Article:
Dern plays someone very vulnerable and stubborn at the same time. It doesn’t end with fireworks, but plays it in a more realistic way. More importantly, the girl who plays the younger version is amazing at her role. Her acting, in normal kid way, amplifies the creepiness of everything. It puts the viewer in a dark place and really helps bring the hate towards these sexual predators.

3 out of 4.

tale
These two adults are now on my despise list, well done!

Overall, steaming platforms put out a lot of duds, and some successes. And especially Netflix, because I will never catch up on on their new releases. Or, maybe I will, if I just keep the review format like this and not larger. But these ones caught my eye for some reason or another and I chose them to watch to review, and never got around to actually writing.

Burning

I have been really behind on my foreign films this year. I can’t even think of what I have seen with mostly subtitles this year. Not including the beginning of the year when I was hitting up last years Oscar nominees. Basically, it would have been during WorldFest, when I was in a theater with them, and that was in April. I legit haven’t watched a foreign film since April, and that kind of blows my mind.

I know there has been opportunities, but a lot of it comes from my inability to cross stitch while watching a foreign film, lest I don’t really get anything out of it. But I took an exception to Burning for a few reasons. One, a lot of people were talking about it and I wanted to talk about it. Two, it seemed like one of those foregone conclusions of definitely an award winning film. And three, Steven Yeun.

Yes, don’t let star power be a bad factor. Yeun was on The Walking Dead, I liked him on that show, and now I want to see him in a purely non American film. What’s the harm in that?

Field
Burning is a metaphor for his feelings. Inside.

Lee Jong-su (Ah-In Yoo) is a young man, trying to just live his life. He works odd jobs mostly, and would like to be a writer, he is just having a hard time writing. His dad is in prison and could get out if he was nicer and apologized, but he is holding firm. So Jong-su has to watch over the farm, their one animal, and just make sure life doesn’t fall to pieces, while trying to get his own life back on track.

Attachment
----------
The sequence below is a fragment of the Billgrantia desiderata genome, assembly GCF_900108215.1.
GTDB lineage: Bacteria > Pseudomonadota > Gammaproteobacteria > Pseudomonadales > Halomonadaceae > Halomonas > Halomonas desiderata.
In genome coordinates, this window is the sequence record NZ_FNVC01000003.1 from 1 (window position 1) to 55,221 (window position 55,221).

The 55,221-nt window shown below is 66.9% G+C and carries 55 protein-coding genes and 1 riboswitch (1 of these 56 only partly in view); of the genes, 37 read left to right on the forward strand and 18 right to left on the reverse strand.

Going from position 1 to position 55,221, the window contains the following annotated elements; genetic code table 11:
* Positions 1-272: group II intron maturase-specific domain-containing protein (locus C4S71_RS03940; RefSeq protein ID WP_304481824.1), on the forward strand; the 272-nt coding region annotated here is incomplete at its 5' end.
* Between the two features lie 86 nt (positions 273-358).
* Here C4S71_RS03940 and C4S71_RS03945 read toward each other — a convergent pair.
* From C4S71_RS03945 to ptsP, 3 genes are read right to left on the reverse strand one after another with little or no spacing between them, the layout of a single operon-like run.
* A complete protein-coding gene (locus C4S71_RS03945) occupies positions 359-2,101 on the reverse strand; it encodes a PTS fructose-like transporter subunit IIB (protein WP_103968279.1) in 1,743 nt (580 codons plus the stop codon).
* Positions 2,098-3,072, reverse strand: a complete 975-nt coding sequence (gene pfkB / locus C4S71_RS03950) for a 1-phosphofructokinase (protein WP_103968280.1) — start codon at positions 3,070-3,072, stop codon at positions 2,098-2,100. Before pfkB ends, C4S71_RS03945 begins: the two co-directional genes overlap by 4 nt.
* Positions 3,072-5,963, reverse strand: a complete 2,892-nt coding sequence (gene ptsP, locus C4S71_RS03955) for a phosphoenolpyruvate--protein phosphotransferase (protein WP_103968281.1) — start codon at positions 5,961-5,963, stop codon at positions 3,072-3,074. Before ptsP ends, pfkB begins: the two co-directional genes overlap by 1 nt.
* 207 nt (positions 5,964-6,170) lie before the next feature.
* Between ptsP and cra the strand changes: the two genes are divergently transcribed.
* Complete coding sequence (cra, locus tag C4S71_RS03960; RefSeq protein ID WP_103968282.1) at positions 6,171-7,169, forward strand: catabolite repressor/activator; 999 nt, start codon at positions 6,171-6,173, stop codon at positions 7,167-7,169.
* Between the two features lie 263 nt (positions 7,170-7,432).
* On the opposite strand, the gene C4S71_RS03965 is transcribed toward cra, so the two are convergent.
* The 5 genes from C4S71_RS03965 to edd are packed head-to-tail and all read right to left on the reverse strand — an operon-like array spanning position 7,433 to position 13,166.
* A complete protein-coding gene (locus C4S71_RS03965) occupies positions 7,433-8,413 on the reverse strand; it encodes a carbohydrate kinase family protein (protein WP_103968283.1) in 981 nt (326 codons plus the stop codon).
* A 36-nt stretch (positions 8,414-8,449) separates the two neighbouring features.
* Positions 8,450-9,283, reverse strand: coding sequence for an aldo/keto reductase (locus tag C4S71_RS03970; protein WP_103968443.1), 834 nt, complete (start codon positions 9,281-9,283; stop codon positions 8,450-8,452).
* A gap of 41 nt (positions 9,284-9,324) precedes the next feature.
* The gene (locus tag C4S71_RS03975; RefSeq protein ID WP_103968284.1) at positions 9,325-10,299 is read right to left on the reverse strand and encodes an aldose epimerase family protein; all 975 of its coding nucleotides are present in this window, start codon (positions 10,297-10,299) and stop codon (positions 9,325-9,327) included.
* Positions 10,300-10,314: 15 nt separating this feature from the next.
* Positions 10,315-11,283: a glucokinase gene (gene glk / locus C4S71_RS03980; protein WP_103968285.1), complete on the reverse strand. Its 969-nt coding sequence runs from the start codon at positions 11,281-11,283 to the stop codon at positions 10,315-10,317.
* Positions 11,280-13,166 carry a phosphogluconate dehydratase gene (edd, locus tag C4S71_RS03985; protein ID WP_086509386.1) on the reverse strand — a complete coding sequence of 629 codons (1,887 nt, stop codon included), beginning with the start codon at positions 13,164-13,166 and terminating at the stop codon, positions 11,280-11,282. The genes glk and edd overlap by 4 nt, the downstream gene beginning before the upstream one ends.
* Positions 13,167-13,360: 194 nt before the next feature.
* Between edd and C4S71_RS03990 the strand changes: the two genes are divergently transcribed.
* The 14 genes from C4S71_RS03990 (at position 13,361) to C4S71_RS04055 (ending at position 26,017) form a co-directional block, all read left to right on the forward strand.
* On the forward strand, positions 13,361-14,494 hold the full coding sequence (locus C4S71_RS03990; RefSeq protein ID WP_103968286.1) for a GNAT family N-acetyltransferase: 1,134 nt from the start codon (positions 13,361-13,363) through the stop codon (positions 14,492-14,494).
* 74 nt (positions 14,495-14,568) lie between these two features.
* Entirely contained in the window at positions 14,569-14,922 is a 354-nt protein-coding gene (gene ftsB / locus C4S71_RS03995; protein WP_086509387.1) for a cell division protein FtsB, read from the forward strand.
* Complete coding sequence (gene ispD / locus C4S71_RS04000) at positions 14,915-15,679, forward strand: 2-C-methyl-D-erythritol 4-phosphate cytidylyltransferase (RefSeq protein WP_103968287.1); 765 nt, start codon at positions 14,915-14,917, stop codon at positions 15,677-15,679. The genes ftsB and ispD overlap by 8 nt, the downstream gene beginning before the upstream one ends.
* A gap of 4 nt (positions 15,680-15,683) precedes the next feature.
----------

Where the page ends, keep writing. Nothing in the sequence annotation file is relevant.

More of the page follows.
And then he meets Shin Hae-mi (Jong-seo Jeon). Well, re-meets technically. Apparently Hae-mi knew him when he was a child, but he mostly ignored her. They have a past that Jong-su just doesn’t remember a lot of, and if Hae-mi’s story is true, then it totally makes sense. He ignored her, he might have been mean, and she got some plastic surgery.

Needless to say, they hit it off! And she is about to go away and needs someone to feed her cat. Oh. Sure. Because she is attractive, likes him(?), and he has only the other major things going on in his life. When she gets back, they might start a relationship.

Except she comes back…with him. His name is Ben (Steven Yeun), he is rich, mysterious, totally cool. A “Great gatsby” character in South Korea. And she has fallen for him. But Ben has secrets, secrets that Jong-su is going to investigate, or else bad things might happen. Maybe even Burning things might happen.

Group
I don’t know, they just kind of look like best friends here.

Burning is a (heh) slow burn of a film, coming in at about 2.5 hours. It is very slow moving, and its direction can seem to be all over the place. But if you focus the film on just Jong’su’s point of view and trying to understand the strange world around him, the mysteries and suspense add up.

It is a gorgeous movie with very notable camera work. It isn’t displaying the sexy parts of South Korea, but regular fields and cities, but it has extreme attention to detail and really draws the viewer into the movie.

The ending very much ends at a climax, a climax that people will feel like might never come. Because unfortunately, some mysteries remain mysteries by the films end. And that is likely to trouble some viewers, given what we saw from Lost backlash some time ago. No actual spoilers though here.

Ah-In Yoo is a great lead, while still keeping that passive unsure nature. Yeun was fine in this movie, but I don’t think it required a lot of hard work on his part. This is Jeon’s only movie, and she plays the free spirited and weird quite well, and hopefully gains an acting feature after this film.

Overall, Burning won’t be for everyone. You have to want subtitles and be okay with not everything spelled out for you. It will likely make waves from the foreign film market, and will still likely lose to Roma for Oscars.

3 out of 4.